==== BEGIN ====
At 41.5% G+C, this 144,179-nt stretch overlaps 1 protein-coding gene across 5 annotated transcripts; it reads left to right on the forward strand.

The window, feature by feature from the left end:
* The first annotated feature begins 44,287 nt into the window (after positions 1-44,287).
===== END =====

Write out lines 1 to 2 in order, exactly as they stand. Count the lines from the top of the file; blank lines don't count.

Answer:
At 41.5% G+C, this 144,179-nt stretch overlaps 1 protein-coding gene across 5 annotated transcripts; it reads left to right on the forward strand.

The window, feature by feature from the left end: